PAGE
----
Ireland’s habitat survey lays the groundwork for better conservation
Digging below the surface of our 58 habitats, it’s clear some are thriving better than others
Rare moss at the Allihies mine in west Cork. Illustration: Michael Viney
To go back to basics . . .
A “habitat” is where particular plants and animals live and reproduce most successfully. Its size and character depend on the local soil and its moisture, on climate, food supply, level of predators and so on.
Sorting the landscape into its habitats was basic to conserving what was left of Europe’s natural world – the ideal of a vastly detailed enterprise by the European Union. Scientists from all the member countries, at endless meetings with the European Commission, decided the priorities of the Habitats Directives. By 2007, the list of habitats had gone through three versions, adding new ones as the EU was enlarged.
The accession of Bulgaria and Romania, for example, added the “Panonian” region to the Continental, Mediterranean, Alpine, Atlantic, Macaronesian and Boreal regions, plus novelties such as “Moesian silver lime woods”, “Iberian gypsum steppes” and “Baltic esker islands”.
Ireland’s 58 habitats and their species, surveyed every six years, include eight distinctive sorts and stages of sand dune, five kinds of lake (think of turloughs and lagoons), special stretches of coastal mud, beach drift-lines and stony banks, sea cliffs and Mediterranean salt meadows.
One that has repeatedly caught my eye, however, is “Calaminarian grassland”. What on earth could this be?
Bleak and uninviting
It has now arrived on my desk as a glossy fistful of some 270 pages: the latest monitoring survey of the habitat for the National Parks and Wildlife Service (online as Irish Wildlife Manual 105). It has abundant photographs of its local landscapes, a good many of which, even on a sunny day, are bleak and uninviting.
These are, indeed, wastelands – the tracks and spoil heaps of mines. Their marginality encourages the dumping of builders’ rubble and the furrowing of the ground by weekend bikers and errant 4 x 4s.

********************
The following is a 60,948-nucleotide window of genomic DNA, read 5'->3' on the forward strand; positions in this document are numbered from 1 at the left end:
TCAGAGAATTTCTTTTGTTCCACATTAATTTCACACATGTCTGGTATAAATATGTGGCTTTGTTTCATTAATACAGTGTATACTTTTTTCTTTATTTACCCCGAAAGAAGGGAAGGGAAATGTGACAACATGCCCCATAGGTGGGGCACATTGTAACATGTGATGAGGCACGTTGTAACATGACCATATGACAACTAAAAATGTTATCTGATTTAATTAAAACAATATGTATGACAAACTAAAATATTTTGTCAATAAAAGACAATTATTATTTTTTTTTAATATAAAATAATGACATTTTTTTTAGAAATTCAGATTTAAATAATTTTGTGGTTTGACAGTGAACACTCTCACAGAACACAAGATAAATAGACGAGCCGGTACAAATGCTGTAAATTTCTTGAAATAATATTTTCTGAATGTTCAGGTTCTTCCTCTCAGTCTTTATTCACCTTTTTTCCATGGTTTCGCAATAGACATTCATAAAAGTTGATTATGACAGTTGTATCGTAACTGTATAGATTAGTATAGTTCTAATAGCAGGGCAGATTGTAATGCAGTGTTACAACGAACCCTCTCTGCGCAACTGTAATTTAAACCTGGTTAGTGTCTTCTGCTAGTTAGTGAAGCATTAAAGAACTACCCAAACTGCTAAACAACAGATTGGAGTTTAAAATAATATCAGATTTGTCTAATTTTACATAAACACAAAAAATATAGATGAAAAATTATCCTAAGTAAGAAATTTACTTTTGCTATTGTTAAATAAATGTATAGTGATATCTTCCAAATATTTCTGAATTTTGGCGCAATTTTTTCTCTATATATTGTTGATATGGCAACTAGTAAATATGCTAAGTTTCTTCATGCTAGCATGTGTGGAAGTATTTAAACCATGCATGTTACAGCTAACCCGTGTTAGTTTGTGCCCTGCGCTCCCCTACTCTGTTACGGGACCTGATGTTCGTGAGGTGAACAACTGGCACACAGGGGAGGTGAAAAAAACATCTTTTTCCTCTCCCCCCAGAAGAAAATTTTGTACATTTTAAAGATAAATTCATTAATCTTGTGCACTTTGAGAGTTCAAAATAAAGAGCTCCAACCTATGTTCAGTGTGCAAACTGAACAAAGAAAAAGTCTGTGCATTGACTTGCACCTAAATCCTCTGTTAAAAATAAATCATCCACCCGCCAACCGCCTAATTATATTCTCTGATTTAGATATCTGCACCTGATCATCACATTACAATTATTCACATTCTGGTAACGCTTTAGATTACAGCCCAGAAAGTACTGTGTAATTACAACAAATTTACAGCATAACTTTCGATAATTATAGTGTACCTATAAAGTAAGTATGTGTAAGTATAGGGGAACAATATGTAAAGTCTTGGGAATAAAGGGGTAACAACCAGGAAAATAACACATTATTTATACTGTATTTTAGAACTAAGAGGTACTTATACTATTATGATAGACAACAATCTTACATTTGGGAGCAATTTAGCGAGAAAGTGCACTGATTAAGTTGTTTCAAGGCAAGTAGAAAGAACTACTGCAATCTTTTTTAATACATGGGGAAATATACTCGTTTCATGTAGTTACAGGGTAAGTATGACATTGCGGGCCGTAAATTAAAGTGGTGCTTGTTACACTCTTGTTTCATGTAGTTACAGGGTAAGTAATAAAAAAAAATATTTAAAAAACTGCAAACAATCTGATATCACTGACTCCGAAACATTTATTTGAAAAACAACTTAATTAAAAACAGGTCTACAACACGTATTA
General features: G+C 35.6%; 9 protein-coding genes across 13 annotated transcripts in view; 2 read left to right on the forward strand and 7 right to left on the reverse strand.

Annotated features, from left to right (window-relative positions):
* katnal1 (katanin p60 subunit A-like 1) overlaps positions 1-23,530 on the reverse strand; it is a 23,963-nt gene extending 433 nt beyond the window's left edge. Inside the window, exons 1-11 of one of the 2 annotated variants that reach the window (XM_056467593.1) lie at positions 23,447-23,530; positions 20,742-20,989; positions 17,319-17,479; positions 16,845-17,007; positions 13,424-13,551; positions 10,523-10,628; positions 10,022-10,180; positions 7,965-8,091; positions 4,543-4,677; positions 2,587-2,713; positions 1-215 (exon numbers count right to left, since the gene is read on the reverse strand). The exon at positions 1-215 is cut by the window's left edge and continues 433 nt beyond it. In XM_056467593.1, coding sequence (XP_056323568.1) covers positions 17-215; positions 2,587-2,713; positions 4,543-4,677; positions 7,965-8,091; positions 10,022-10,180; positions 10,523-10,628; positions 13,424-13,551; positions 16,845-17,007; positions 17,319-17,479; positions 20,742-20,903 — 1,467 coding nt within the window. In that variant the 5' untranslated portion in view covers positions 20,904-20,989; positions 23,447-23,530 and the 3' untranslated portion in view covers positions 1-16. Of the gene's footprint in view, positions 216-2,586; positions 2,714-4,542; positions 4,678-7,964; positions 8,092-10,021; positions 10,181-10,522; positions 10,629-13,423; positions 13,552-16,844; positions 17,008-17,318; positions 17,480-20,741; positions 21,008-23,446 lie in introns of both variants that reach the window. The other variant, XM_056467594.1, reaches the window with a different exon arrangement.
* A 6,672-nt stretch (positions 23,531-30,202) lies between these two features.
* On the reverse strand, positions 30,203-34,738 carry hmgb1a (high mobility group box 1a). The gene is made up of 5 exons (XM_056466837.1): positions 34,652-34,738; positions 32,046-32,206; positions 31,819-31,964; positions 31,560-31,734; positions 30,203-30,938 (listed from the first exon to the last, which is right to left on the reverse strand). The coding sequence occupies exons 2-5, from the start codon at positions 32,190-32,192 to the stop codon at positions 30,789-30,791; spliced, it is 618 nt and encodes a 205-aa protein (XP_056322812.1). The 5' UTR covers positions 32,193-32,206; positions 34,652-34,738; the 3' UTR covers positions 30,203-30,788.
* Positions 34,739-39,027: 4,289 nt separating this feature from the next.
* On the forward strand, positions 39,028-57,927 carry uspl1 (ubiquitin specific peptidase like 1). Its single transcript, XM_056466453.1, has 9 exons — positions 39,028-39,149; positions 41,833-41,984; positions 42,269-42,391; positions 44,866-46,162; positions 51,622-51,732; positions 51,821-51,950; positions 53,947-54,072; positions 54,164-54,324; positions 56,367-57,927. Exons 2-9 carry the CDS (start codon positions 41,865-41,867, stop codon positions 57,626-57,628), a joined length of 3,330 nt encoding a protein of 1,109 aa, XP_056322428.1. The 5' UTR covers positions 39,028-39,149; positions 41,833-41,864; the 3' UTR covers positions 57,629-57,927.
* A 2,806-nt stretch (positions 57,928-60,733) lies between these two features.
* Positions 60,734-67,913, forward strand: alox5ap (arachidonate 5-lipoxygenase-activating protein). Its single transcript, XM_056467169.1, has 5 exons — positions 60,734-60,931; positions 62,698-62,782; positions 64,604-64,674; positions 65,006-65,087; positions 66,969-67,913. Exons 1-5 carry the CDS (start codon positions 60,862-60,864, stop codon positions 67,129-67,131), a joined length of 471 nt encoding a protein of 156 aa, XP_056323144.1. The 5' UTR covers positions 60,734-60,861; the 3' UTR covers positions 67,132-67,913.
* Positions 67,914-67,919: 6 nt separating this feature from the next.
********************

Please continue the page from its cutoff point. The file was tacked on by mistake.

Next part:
Nature, however, will always grow something, even on such toxic “metalliferous substrates”. The adapted vegetation includes sheep’s fescue grass and even common coastal wildflowers such as bladder campion and thrift. But the scientific focus is on mosses and liverworts so rare as to warrant European conservation.
“Calaminarian grassland” is actually named after a yellow-blossomed wildflower of continental Europe, Viola calaminaria, which in turn was named after the zinc ore calamine. Neither Britain nor Ireland grow this viola among the limited flowering plants of spoil heaps, though zinc is plentiful enough on both islands, along with lead, chromium, cobalt and copper.
The continuing decline of Ireland’s Calaminarian sites is inevitable and due simply to the passage of time
Most of the 29 sites in the survey (by bryophyte consultants Rory Hodd and Nick Hodgetts) are in Wicklow and Cork and have the poor range of species typical of many old mine sites in Cornwall. The leading showpiece of Ireland’s mining heritage, however, is at Allihies in west Cork, which also happens to harbour the scarcest of the mosses, found in small cushions in 2006 and legally protected in 2015.
Mining for copper began at Allihies in 1812 and later warranted a towering engine house, of Cornish design, that still stands sentinel on the mountainside. Here too, among the slopes of vegetated spoil, are patches of Ditrichum cornubicum, a moss only known at two other sites in Cornwall. Its supposedly “common” name of “Cornish path moss” fits oddly with its place in the International Union for Conservation of Nature red list of the most threatened species in the world.
The continuing decline of Ireland’s Calaminarian sites, detailed in the latest survey, is inevitable and due simply to the passage of time. The toxicity of the spoil heaps decreases with exposure, so that plant succession over the years brings changes to other sorts of habitat such as gorse scrub, heath and acid grassland. Several of the sites are already dwindling as the surrounding grassland edges in.
Of the 29 sites so laboriously surveyed, only nine were assessed as in “favourable” condition. The Allihies hillside, with its fenced-off open mine shafts, is one of them. But the few plants of the phenomenally rare Ditrichum cornubicum are still candidates for suggested conservation measures.
Along with stopping the dumping of rubble, the report’s proposal is to scrape back the surface of the soil to expose new metalliferous ground on which the moss could spread.
A recent study by UK bryologist Des Callaghan describes a trial at the moss’s habitat at the Phoenix United Mine in Cornwall. “Turf stripping of trial habitat management plots,” he reports, “using a mechanical excavator [and] re-exposing bare metalliferous ground, is shown to be remarkably successful, providing a 20-fold increase in the population, presently making it the most important site for the plant in the world.”
At Allihies, access to this minute moss will probably be limited to admiring its photograph in the visitor centre. Out on the hillside, this proof of plant adaptation to an extreme environment will become, like the mine, a museum piece, painstakingly preserved.